Chileans become mentors at global business incubator
The Founder Institute seeks to professionalize experiential knowledge in business with the help of Chilean entrepreneurs.
Friday, June 22, 2012
The Founder Institute in San Francisco, bringing together the most savvy entrepreneurs (photo by the Founder Institute/Facebook)
Over 20 business entrepreneurs - successful portfolios in hand - entered as mentors at the Founder Institute (FI), one of the largest incubators and contact networks in the world.
Seven of these entrepreneurs are Chileans who, after going through a four-month mentoring program in 2011, graduated to enter this special program.
Iván Vera, CEO at Innspiral, Elevaglobal and The
Foodlinks, Daniel Undurraga, creator of Groupon Chile and Leonardo Prieto from Betazeta, are just a few of the Chileans who have joined forces with this project to share their experience as local entrepreneurs, and help consolidate international business networks.
David Alvo, a civil engineer and one of the Chilean mentors, created LookUp, a website that helps customers compare and choose the best cell phone plan for them.
"When the client finds the best one, we give them the possibility of acquiring it,” he explained. “The cell phone companies pay us for each client we send them, thus becoming a sales channel."
His company is just one of many unique and innovative businesses that have emerged from intrepid Chilean entrepreneurs.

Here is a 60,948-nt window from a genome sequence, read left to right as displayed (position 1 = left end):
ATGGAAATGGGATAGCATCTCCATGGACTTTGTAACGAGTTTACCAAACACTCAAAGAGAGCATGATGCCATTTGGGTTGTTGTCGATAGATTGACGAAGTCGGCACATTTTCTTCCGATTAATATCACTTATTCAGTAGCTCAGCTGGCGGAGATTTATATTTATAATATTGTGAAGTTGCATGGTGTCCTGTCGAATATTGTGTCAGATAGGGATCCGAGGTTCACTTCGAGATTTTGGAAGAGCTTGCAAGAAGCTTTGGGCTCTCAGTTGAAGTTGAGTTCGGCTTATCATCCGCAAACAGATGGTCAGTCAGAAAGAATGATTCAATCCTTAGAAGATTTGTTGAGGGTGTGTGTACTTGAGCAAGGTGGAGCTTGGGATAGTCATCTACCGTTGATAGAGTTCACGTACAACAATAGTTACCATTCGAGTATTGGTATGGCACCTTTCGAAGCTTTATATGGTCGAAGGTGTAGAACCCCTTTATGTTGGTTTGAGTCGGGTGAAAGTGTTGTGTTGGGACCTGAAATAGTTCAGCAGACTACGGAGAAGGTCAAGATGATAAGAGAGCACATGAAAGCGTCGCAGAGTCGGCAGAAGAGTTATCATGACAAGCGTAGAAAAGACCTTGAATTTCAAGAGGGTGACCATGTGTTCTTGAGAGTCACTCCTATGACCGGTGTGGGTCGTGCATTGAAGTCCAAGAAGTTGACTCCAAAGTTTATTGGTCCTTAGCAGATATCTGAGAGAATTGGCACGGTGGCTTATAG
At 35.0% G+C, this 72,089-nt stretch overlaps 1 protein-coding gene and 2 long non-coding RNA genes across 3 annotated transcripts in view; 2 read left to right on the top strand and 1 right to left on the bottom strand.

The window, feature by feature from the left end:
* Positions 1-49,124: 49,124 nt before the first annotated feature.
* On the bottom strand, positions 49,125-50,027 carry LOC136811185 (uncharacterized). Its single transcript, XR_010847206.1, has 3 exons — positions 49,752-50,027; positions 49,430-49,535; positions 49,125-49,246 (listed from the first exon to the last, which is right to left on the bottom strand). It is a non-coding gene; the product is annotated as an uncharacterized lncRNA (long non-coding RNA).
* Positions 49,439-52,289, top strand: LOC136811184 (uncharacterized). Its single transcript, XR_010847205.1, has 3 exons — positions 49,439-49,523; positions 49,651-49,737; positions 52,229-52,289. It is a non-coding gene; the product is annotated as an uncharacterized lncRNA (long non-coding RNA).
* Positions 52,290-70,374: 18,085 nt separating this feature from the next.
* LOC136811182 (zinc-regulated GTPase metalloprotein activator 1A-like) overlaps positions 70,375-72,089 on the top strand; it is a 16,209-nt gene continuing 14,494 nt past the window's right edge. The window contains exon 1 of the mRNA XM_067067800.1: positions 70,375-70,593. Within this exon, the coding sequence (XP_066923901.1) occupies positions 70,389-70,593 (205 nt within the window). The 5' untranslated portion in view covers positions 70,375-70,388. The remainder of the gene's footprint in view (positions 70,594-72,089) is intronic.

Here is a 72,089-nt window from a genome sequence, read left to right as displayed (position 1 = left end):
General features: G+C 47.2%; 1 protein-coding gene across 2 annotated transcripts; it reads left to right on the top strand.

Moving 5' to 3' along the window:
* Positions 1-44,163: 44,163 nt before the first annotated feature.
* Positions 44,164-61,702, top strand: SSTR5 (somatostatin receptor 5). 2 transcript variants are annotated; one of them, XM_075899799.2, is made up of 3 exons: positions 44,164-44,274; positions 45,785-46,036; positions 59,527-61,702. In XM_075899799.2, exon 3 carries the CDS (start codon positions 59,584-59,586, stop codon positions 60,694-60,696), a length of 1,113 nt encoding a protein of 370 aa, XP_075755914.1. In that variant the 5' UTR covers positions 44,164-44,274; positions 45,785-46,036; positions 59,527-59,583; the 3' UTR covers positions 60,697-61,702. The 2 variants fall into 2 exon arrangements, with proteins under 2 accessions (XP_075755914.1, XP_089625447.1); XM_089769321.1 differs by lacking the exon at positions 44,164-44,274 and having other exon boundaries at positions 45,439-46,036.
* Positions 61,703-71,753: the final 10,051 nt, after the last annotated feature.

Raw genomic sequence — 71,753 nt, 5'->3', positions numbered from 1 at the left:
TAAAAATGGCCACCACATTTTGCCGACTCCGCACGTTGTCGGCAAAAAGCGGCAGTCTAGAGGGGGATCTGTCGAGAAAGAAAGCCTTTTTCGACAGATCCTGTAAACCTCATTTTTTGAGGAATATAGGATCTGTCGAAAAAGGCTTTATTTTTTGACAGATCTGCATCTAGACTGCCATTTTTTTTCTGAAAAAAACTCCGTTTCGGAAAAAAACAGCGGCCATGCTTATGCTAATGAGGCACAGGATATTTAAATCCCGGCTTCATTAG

Tim Delhaes inaugurated the initiative in Chile in 2011. Delhaes is a social entrepreneur and the creator of First Tuesday and Tigabytes. He believes that the web has the capacity go far beyond its current use.
"The art of mentoring is part of the business culture. What we're doing here is making it professional and creating mechanisms that allow for mentors to earn money," he said.
With just three years of existence, the FI already operates in 24 cities and has integrated over 500 mentors to its ranks. Globally, the organization has an ambitious plan of expansion. Today there are around 500 projects being developed. However, their goal is to incubate 1,000 projects per year.
Chile’s involvement in this project is a clear indication that the business sector in the South American nation the rise. In addition, it is apparent that Chilean entrepreneurs are playing increasingly influential roles abroad.